Letter to the editor: Good grief, a griffin?

by: Alex Tubridy

Canisius Alumnus

I have recently been made aware or the approval of a griffin statue to be built on campus. It has been stated “The hope is that this statue can be a rallying point for the students.  Be something that we can use to express our pride in Canisius.” At first I thought that this wasn’t such a bad idea, as a giant griffin statue would be pretty badass. However, upon hearing that the funding for the statue is to come from student tax dollars, I quickly realized that things haven’t really changed since I left Canisius in May.

There are two issues I see with this approval. The first comes with the representative status of elected senators, and the second comes with the allocation of tax dollars itself. I don’t want to push too many buttons on what is a touchy subject, but during my four years at Canisius, senate has always had a problem with senators approaching students about issues. During my time at Canisius, I averaged probably one senate meeting a year, and sadly, that was too many. It always seemed that our elected student representatives voted on what they thought was best for students rather than asking what was actually best. I agree with a statement by fellow alumna Emma Carberry, in which “I think USA has a tendency to forget what it means to “represent” their constituents, and instead put the blame on them for not bringing concerns to USA without ever being asked their opinions by the people who represent them.”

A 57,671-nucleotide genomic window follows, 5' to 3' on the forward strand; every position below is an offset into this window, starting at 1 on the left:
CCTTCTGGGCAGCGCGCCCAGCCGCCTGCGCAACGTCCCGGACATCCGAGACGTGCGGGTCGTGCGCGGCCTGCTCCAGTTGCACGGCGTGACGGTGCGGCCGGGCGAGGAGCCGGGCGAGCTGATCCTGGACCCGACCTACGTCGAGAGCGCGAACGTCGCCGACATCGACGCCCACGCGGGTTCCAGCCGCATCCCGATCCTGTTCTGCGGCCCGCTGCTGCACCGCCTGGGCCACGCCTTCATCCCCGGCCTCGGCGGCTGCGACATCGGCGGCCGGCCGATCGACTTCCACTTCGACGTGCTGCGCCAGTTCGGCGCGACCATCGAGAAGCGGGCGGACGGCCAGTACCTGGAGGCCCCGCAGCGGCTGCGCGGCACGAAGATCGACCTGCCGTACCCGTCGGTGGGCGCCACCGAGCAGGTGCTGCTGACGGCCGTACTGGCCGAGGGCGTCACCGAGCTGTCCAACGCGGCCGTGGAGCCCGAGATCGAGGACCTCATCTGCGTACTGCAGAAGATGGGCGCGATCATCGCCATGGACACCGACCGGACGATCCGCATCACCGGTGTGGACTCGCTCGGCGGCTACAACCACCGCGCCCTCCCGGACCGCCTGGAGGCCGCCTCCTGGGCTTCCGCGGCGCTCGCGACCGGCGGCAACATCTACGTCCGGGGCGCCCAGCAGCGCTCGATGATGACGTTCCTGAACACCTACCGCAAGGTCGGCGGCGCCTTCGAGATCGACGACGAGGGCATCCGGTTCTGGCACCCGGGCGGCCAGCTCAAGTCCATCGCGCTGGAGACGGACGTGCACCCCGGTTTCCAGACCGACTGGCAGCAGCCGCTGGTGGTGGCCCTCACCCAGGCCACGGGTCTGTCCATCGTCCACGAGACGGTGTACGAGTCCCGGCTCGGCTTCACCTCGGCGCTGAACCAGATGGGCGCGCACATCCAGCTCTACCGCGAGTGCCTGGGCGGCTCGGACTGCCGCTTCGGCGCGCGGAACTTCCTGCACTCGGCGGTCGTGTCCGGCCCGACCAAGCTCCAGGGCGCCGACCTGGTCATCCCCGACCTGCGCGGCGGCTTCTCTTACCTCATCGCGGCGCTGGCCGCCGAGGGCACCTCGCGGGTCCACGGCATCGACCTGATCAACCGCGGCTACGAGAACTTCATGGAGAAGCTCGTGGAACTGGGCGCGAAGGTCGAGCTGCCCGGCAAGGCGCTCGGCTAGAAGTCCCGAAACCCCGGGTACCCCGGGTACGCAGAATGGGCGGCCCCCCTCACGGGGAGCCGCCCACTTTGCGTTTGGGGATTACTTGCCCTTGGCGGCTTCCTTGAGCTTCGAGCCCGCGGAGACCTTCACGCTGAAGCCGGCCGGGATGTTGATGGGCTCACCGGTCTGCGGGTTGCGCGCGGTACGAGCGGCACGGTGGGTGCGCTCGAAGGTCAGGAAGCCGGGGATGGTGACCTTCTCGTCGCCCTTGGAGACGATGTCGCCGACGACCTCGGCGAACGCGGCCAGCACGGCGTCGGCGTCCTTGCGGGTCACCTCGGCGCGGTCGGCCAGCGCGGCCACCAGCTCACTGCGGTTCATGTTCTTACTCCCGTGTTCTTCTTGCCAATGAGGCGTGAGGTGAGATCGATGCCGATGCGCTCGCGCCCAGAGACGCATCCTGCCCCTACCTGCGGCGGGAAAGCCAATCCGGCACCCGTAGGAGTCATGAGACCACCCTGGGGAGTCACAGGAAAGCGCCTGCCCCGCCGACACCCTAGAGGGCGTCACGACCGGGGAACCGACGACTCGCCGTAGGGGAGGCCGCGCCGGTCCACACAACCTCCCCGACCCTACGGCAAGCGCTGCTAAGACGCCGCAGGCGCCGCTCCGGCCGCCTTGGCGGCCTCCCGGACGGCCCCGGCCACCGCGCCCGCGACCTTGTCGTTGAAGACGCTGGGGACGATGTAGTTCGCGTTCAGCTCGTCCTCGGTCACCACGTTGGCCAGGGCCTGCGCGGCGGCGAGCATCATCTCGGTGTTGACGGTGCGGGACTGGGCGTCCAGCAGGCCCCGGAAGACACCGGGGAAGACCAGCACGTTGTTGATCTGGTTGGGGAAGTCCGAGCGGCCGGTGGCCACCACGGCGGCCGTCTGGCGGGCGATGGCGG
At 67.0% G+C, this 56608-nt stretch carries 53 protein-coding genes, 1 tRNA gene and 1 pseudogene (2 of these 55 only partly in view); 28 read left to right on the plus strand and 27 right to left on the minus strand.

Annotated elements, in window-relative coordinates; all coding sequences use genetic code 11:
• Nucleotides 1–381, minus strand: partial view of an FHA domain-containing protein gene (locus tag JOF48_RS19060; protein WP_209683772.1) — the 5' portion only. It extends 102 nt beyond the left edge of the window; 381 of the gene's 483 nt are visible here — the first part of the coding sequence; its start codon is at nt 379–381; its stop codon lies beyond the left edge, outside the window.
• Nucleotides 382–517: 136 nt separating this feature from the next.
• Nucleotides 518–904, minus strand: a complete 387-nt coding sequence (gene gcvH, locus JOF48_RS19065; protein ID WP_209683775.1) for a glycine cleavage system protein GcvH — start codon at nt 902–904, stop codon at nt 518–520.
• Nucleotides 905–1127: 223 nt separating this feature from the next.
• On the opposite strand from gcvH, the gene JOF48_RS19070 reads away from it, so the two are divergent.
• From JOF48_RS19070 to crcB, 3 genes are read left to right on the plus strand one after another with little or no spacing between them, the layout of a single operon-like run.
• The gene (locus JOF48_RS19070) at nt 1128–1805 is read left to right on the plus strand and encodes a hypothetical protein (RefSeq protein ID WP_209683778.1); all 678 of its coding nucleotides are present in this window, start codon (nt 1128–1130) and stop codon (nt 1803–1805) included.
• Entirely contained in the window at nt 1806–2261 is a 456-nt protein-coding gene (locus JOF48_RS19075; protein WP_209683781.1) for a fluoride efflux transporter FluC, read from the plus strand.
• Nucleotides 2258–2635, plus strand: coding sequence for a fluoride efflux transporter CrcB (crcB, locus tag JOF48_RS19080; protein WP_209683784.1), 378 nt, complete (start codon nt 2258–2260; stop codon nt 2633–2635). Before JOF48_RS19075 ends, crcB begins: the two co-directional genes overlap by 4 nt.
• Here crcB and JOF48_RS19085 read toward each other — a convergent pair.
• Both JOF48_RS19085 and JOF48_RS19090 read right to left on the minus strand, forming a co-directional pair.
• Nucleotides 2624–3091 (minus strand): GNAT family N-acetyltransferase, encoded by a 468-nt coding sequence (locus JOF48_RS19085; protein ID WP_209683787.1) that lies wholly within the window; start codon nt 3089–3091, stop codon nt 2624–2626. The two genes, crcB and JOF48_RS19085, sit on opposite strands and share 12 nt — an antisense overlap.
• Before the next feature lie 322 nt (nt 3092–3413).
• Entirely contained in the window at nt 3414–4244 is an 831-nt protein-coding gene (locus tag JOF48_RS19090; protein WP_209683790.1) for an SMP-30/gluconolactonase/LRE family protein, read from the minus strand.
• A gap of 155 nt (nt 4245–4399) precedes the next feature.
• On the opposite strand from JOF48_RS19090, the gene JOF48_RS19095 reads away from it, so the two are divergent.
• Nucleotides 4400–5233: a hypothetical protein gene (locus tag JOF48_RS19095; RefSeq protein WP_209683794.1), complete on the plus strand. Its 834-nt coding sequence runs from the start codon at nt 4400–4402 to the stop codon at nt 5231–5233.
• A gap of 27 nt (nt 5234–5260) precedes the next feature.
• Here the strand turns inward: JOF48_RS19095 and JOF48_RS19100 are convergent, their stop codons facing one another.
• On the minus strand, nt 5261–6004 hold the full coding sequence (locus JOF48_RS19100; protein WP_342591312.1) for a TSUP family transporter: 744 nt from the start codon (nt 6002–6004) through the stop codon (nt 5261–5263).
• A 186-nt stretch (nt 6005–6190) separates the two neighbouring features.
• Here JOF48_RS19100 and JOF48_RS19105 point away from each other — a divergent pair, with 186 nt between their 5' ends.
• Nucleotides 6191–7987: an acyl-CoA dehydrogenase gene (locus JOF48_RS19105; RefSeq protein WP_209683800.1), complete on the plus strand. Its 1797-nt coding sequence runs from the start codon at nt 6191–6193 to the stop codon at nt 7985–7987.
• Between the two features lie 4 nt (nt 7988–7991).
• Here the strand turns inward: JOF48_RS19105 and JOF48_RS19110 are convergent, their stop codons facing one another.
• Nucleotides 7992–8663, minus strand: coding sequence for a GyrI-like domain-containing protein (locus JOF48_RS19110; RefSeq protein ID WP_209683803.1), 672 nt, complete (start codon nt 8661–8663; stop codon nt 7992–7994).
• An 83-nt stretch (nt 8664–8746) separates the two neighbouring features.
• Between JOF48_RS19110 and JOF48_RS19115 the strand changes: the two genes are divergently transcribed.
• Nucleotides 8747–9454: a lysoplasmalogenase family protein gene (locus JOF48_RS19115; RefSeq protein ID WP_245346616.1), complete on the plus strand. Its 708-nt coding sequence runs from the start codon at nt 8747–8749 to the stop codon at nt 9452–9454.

From what I have seen and heard so far, this seems to be the issue. Students have not heard anything about this statue until it was too late. I’ve been informed that information regarding the statue has been available for more than two months, however the apparent lack of knowledge of this from the general student body leads me to question where it was made available. Furthermore, there appears to have been no effort to reach out to alumni of the college either. Having graduated last year, my tax dollars are in this pool as well. However, I received no phone call, email, nor postage enlightening me about the possible construction of this monolith. How is a statue supposed to bring together students past, present, and future if we don’t even know it exists?